IL-12 and IL-23 are heterodimeric cytokines, composed of the p35 and p19 polypeptides, respectively, and a shared p40 chain (51, 52). To determine if ESAT-6 regulated DC production of IL-12 and IL-23 through transcriptional regulation, we measured mRNA expression by real-time PCR. Consistent with previous reports (52, 53), LPS/CD40LT stimulation of iDC induced robust transcription of all three polypeptide genes. ESAT-6 markedly inhibited p35 transcripts (Fig. 8A) in a dose-dependent manner, greatly enhanced p19 mRNA expression (Fig. 8C), and did not affect that of p40 (Fig. 8B). These results support previous findings that expression of p35 and p19 are the rate limiting factors for antigen-presenting cell production of functional IL-12 and IL-23, respectively (54, 55), and that ESAT-6 reduced IL-12 and increased IL-23 production by DC through differentially regulating expression of these peptides.
To understand the mechanisms by which ESAT-6 affects mRNA expression of p35 and p19, we evaluated the effect of ESAT-6 on transcription factors that are downstream from the TLR signaling pathways and control transcription of these polypeptides. Interferon regulatory factor (IRF)-1 induces transcription of p35 by binding to the p35 promoter (56), but also inhibits p19 transcription by blocking RelA binding to the p19 κ-site (57). In contrast, STAT-3 enhances transcription of p19 through its promoter but inhibits that of p35 by preventing binding of c-Rel to the p35 promoter (58). The AP-1 transcription factors, activating transcription factor (ATF)-2 and c-Jun, positively regulate transcription of p19 (59).
IRF-1 expression in DCs was increased by stimulation with LPS/CD40LT, but reduced by addition of ESAT-6 during DC maturation (Fig. 9A). Furthermore, binding of IRF-1 to the p35 promoter in live DCs was reduced, based on chromatin immunoprecipitation (Fig. 9D). LPS/CD40LT increased expression of phospho-STAT3 in DCs, but ESAT-6 inhibited STAT3 phosphorylation (data not shown), indicating that STAT3 does not mediate the effects of ESAT-6 on transcription of p35 and p19. Phosphorylation of ATF-2 and c-Jun was increased by stimulation with LPS/CD40LT, and further enhanced by ESAT-6 (Fig. 9A). To determine if phosphorylation of these transcription factors correlates with promoter binding activity, we performed an electrophoretic mobility shift assay, using the AP-1 binding site of p19 as a probe. Stimulation of iDC with LPS/CD40LT increased AP-1 binding activity, and this was further enhanced by ESAT-6 (Fig. 9B). DNA-binding was specific, as excess unlabeled oligonucleotides with the consensus AP-1 sequence or the p19 AP-1 site blocked the formation of DNA-protein complexes, whereas the NF-κB consensus oligonucleotide did not (Fig. 9C). Anti-c-Jun super-shifted and anti-ATF-2 blocked the formation of this complex (Fig. 9C), suggesting that ATF-2 and c-Jun contribute to the increased DNA binding activity that accompanies iDC maturation. In summary, these results suggest that ESAT-6 induces differential transcription of p35 and p19 through inhibition of IRF-1 expression and upregulation of ATF-2 and c-Jun activation.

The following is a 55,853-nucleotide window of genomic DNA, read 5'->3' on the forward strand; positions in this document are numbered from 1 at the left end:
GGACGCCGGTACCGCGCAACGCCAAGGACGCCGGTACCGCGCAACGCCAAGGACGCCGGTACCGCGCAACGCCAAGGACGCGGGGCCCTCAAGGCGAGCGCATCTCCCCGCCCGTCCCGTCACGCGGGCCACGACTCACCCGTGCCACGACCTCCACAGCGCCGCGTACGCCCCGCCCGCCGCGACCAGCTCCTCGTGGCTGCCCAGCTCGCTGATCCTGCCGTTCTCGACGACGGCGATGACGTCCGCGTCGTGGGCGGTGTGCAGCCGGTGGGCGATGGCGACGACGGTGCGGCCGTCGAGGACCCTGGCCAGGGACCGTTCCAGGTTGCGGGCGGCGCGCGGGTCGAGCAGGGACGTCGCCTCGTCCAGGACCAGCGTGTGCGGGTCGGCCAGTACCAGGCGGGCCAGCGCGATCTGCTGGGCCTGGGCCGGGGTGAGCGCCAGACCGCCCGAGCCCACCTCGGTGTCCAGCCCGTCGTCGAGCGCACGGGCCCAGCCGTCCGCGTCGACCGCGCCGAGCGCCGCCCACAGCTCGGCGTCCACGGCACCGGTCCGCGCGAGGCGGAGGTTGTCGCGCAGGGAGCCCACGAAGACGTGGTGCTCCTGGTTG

The studies above were performed with recombinant ESAT-6. To determine if ESAT-6 produced by live M. tuberculosis had similar effects on DCs, we infected iDCs with M. tuberculosis H37Rv and its esat-6 deletion mutant, H37RvΔ3875. Both H37Rv and H37RvΔ3875 inhibited LPS/CD40LT-induced IL-12 production, but inhibition was significantly greater with H37Rv (Fig. 10A), confirming our findings with recombinant ESAT-6. Similarly, H37Rv induced 3–4-fold more IL-1β than H37RvΔ3875 (Fig. 10C), mimicking the effect of ESAT-6. In contrast, IL-23 levels produced by uninfected DCs and DCs infected with either H37Rv or H37RvΔ3875 were similar (Fig.10B), suggesting that the effects of other M. tuberculosis components mask those of ESAT-6, or compensate for its deletion, in eliciting IL-23 production.
DCs are pivotal to initiate, shape and maintain protective T cell responses against microbial pathogens. During M. tuberculosis infection, DCs present mycobacterial peptides to T cells, activating them in lymph nodes that drain the lung (37). However, M. tuberculosis also evades immunity by interfering with these DC:T cell interactions (38). Previously we showed that ESAT-6 directly inhibits T cell IFN-γ production in a p38 MAPK-dependent manner (18, 19). In this study, we demonstrate that ESAT-6 programs human DCs to favor stimulation of Th17 cells at the expense of Th1 cells, by increasing DC production of IL-23 and IL-1β, while reducing production of IL-12. These effects of ESAT-6 on DCs are probably mediated through specific interaction of ESAT-6 with DCs (Fig. 6), followed by altered expression of the transcription factors, IRF-1, ATF-2 and c-Jun. Our findings uncover a novel role for ESAT-6 in altering DC function to suppress protective immunity and elicit potentially immunopathologic responses.
Treatment with ESAT-6 during iDC maturation enhanced T cell production of IL-17, in response to allostimulation (Fig. 2E) or M. tuberculosis (Fig. 3), and conditioned medium from ESAT-6-treated DC markedly increased IL-17 production by activated T cells, compared to medium from untreated DC (Fig. 7A). This was not due to direct effects of free ESAT-6 in the DC conditioned medium on T cells, as medium from DC treated with ESAT-6 but not LPS/CD40LT did not increase IL-17 production (Fig. 7A), and addition of ESAT-6 to T cells inhibits IL-17 production (18).
ESAT-6 enhanced DC secretion of IL-23 and IL-1β (Figs. 4B and C), and neutralization of these cytokines strongly inhibited T cell IL-17 production (Figs. 7A and C). These results are consistent with the important roles of IL-23 and IL-1β in expanding human Th17 cells (60, 61). IL-6 and transforming growth factor-β favor development of murine Th17 cells from naïve T cells (62, 63), but their roles in human Th17 cells are more controversial (60, 61), perhaps because it is difficult to identify truly naïve T cells in adult humans, and because serum used in cell culture contains variable levels of transforming growth factor-β (64). In our experimental system, ESAT-6 did not increase DC production of IL-6 (Fig. 4E) and anti-transforming growth factor-β did not reduce the capacity of ESAT-6-treated DCs to elicit IL-17 production (Xisheng Wang, unpublished data), suggesting that these cytokines did not stimulate IL-17 production. The intracellular signaling molecules through which ESAT-6 increases IL-17 production remain uncertain. Inhibition of p38 MAPK did not reduce ESAT-6-induced IL-23 and IL-1β production by DC (Supplementary Fig. 2), unlike the case in T cells, where ESAT-6 inhibits IFN-γ production through activation of p38 MAPK (19), suggesting that ESAT-6 may target different signaling molecules in different cells.